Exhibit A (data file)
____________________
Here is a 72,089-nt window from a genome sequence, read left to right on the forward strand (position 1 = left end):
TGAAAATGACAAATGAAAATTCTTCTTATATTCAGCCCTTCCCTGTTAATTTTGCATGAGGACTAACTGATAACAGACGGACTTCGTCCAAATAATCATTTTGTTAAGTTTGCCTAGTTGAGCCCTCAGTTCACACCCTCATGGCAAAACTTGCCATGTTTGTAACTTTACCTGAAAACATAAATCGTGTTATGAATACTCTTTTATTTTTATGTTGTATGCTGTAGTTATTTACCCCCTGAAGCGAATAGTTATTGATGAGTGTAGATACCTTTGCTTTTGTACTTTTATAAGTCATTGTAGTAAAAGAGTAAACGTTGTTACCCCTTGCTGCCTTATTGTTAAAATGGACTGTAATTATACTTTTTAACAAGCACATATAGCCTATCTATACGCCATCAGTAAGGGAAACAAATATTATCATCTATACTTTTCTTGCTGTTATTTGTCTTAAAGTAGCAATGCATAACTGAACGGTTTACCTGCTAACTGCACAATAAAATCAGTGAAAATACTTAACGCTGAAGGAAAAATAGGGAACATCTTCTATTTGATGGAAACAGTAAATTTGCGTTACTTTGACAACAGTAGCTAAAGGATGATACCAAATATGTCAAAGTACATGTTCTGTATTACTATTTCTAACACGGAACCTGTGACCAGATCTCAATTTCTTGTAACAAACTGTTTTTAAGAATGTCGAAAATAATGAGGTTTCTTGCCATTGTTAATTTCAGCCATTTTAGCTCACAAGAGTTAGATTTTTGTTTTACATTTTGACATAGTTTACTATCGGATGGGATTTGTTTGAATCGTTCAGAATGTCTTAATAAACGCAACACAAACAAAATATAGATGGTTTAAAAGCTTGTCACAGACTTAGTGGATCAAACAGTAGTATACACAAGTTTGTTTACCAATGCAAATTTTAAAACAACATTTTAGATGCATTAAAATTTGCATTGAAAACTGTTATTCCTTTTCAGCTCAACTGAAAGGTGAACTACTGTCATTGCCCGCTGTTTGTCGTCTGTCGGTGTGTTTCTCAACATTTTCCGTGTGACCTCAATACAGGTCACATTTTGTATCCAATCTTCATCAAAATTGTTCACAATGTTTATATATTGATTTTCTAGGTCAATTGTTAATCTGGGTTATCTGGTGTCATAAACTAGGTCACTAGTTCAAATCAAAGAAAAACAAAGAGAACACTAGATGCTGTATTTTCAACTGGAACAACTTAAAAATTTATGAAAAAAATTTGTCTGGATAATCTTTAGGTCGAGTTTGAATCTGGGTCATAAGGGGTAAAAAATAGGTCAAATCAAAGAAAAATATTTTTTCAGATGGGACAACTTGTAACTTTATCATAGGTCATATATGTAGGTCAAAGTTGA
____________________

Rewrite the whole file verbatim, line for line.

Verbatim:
Here is a 72,089-nt window from a genome sequence, read left to right on the forward strand (position 1 = left end):
TGAAAATGACAAATGAAAATTCTTCTTATATTCAGCCCTTCCCTGTTAATTTTGCATGAGGACTAACTGATAACAGACGGACTTCGTCCAAATAATCATTTTGTTAAGTTTGCCTAGTTGAGCCCTCAGTTCACACCCTCATGGCAAAACTTGCCATGTTTGTAACTTTACCTGAAAACATAAATCGTGTTATGAATACTCTTTTATTTTTATGTTGTATGCTGTAGTTATTTACCCCCTGAAGCGAATAGTTATTGATGAGTGTAGATACCTTTGCTTTTGTACTTTTATAAGTCATTGTAGTAAAAGAGTAAACGTTGTTACCCCTTGCTGCCTTATTGTTAAAATGGACTGTAATTATACTTTTTAACAAGCACATATAGCCTATCTATACGCCATCAGTAAGGGAAACAAATATTATCATCTATACTTTTCTTGCTGTTATTTGTCTTAAAGTAGCAATGCATAACTGAACGGTTTACCTGCTAACTGCACAATAAAATCAGTGAAAATACTTAACGCTGAAGGAAAAATAGGGAACATCTTCTATTTGATGGAAACAGTAAATTTGCGTTACTTTGACAACAGTAGCTAAAGGATGATACCAAATATGTCAAAGTACATGTTCTGTATTACTATTTCTAACACGGAACCTGTGACCAGATCTCAATTTCTTGTAACAAACTGTTTTTAAGAATGTCGAAAATAATGAGGTTTCTTGCCATTGTTAATTTCAGCCATTTTAGCTCACAAGAGTTAGATTTTTGTTTTACATTTTGACATAGTTTACTATCGGATGGGATTTGTTTGAATCGTTCAGAATGTCTTAATAAACGCAACACAAACAAAATATAGATGGTTTAAAAGCTTGTCACAGACTTAGTGGATCAAACAGTAGTATACACAAGTTTGTTTACCAATGCAAATTTTAAAACAACATTTTAGATGCATTAAAATTTGCATTGAAAACTGTTATTCCTTTTCAGCTCAACTGAAAGGTGAACTACTGTCATTGCCCGCTGTTTGTCGTCTGTCGGTGTGTTTCTCAACATTTTCCGTGTGACCTCAATACAGGTCACATTTTGTATCCAATCTTCATCAAAATTGTTCACAATGTTTATATATTGATTTTCTAGGTCAATTGTTAATCTGGGTTATCTGGTGTCATAAACTAGGTCACTAGTTCAAATCAAAGAAAAACAAAGAGAACACTAGATGCTGTATTTTCAACTGGAACAACTTAAAAATTTATGAAAAAAATTTGTCTGGATAATCTTTAGGTCGAGTTTGAATCTGGGTCATAAGGGGTAAAAAATAGGTCAAATCAAAGAAAAATATTTTTTCAGATGGGACAACTTGTAACTTTATCATAGGTCATATATGTAGGTCAAAGTTGA